I think before you spend any time in a post-bach, you need to take some time and figure out what you want out of your career, and if you'd be a good fit. Do you REALLY love the field of dentistry? If you do, that's great and I really don't think need a post-bach. What you do need are strong, solid reasons behind all the career switching you've been doing. Also, focus of your DAT and destroy it (I'm a hypocrite here, I need to be studying right now).

Edit: I took the time to read your last thread completely. Changed the tune of my post a little.
I don't know much about chain dentistry, so I can't really answer your questions regarding that, but I guess all healthcare fields have become somewhat less "cushy" over the last few years (although it sounds like dentists are, for the most part, in a relatively better position as compared to most physicians). The thing is, I was originally pre-dental when I started college but made the ill-fated decision to pursue other careers because I didn't want to spend "so much time" in school. Obviously, I realize that decision was mistake now; I should have stayed the course and saw through to my goal of going to dental school. What's ironic is that I'm now older (or at least just as old) as I would've been if I had just gone to dental school in the first place, so at this point, I'm not worried about how long it will take me to get through school (not married & no kids, so no real reason to be), and so I just want to follow the pathway I should have followed in the first place.

To be honest, my original plan was to go to dental school and then complete an orthodontics residency, but one of the reasons (among others) I shied away from pursuing this goal was because I'd heard about how difficult it is to get accepted to an ortho residency (must be in top 5% of the class, etc.). If I do end up attending dental school, I think I definitely want to pursue some sort of residency, although I would let my experiences in dental school help guide me in regards to choosing which type of residency I'd like to pursue. Generally speaking, though, is it unrealistic to attend dental school with the expectation of being able to complete a residency (as long as someone doesn't mind taking on $150k-$200k more debt to complete the residency)?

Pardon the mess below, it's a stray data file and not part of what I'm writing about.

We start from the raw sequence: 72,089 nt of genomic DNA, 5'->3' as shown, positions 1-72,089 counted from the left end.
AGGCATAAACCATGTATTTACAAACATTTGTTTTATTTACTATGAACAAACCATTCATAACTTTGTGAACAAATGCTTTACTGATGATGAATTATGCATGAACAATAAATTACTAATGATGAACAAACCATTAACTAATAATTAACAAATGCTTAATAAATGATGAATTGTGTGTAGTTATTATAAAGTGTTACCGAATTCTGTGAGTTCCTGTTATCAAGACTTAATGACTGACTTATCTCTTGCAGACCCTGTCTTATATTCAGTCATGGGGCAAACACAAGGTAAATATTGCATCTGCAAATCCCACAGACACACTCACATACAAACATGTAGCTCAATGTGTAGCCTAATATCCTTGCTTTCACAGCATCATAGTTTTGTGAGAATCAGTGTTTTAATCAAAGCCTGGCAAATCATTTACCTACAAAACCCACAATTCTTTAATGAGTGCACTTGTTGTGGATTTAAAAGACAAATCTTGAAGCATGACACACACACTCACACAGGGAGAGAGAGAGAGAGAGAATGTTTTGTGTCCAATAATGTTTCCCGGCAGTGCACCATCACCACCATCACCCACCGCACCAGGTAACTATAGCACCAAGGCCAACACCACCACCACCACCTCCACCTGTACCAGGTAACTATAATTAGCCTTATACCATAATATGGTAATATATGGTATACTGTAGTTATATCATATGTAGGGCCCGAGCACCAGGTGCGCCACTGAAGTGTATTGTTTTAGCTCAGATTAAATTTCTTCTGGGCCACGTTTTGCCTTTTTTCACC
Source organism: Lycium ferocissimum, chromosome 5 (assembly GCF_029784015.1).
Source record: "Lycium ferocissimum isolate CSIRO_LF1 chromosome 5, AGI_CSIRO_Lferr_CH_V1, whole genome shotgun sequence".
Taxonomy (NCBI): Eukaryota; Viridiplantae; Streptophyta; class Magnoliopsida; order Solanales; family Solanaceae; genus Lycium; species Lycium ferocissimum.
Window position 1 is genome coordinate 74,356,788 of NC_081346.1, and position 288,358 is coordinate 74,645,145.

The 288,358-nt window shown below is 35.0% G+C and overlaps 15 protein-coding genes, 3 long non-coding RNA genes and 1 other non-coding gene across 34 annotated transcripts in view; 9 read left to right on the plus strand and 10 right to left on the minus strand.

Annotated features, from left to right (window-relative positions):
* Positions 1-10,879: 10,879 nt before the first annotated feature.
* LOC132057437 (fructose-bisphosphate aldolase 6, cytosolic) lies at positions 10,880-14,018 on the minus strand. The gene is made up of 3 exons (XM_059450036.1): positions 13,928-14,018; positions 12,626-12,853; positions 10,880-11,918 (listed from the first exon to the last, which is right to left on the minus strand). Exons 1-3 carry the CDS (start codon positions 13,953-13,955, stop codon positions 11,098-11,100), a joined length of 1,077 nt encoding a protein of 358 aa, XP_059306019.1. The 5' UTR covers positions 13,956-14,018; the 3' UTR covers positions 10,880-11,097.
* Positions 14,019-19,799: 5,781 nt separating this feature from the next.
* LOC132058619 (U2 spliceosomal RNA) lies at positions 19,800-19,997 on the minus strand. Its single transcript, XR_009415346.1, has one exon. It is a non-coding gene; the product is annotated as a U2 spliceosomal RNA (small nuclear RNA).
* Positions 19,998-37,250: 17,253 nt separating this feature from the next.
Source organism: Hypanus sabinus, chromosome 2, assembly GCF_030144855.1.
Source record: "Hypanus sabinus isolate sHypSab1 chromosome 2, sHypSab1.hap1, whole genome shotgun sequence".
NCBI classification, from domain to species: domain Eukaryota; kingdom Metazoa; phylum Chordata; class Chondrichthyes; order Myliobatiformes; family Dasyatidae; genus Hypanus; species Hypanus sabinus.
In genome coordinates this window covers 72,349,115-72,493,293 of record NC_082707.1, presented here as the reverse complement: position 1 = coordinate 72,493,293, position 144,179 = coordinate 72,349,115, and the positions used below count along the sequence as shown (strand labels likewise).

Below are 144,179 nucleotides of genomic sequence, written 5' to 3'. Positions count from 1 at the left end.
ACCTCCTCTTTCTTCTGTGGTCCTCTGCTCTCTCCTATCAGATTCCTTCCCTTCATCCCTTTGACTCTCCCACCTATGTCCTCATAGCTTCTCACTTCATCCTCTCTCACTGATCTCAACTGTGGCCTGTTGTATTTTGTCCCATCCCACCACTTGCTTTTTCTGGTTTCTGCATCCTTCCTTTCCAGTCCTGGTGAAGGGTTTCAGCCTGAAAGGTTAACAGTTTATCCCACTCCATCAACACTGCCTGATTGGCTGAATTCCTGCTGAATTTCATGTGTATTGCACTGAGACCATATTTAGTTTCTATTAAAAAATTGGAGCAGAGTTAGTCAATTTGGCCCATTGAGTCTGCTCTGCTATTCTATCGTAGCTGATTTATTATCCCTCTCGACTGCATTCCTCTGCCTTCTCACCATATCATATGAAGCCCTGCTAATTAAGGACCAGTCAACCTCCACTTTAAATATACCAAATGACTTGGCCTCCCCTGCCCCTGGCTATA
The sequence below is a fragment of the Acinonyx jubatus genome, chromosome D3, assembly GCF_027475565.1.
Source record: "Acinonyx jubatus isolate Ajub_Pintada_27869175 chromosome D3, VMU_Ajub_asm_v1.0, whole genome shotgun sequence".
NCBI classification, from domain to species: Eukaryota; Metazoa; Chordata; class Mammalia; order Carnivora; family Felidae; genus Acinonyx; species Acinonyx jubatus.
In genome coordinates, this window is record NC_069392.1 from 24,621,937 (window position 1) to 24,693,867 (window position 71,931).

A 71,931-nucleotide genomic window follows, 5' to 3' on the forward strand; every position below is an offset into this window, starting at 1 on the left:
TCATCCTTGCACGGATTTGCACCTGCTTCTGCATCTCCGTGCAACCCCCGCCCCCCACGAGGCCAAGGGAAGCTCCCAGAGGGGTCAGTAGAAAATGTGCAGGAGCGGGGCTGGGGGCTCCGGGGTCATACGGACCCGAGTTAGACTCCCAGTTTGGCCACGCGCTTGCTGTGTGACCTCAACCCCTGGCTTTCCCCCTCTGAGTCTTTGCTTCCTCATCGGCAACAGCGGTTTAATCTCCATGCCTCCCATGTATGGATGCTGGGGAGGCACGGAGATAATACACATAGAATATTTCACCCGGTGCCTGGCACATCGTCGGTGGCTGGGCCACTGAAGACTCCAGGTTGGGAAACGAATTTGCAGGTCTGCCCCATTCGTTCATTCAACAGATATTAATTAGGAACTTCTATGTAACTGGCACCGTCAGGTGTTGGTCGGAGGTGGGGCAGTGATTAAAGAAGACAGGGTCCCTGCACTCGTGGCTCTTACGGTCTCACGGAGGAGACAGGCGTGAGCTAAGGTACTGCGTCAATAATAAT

Thanks
 
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PAtoPharm

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Your GPA is good. Do not spend an excessive amount of money trying to boost it up. Kill the DAT.
Thanks; am trying to be competitive for MCG, but I don't know if it's possible considering how high their average accepted GPA is, so a super-high DAT score might not be enough to make up for the lower-than-average GPA.
 

LuckBloodandSweat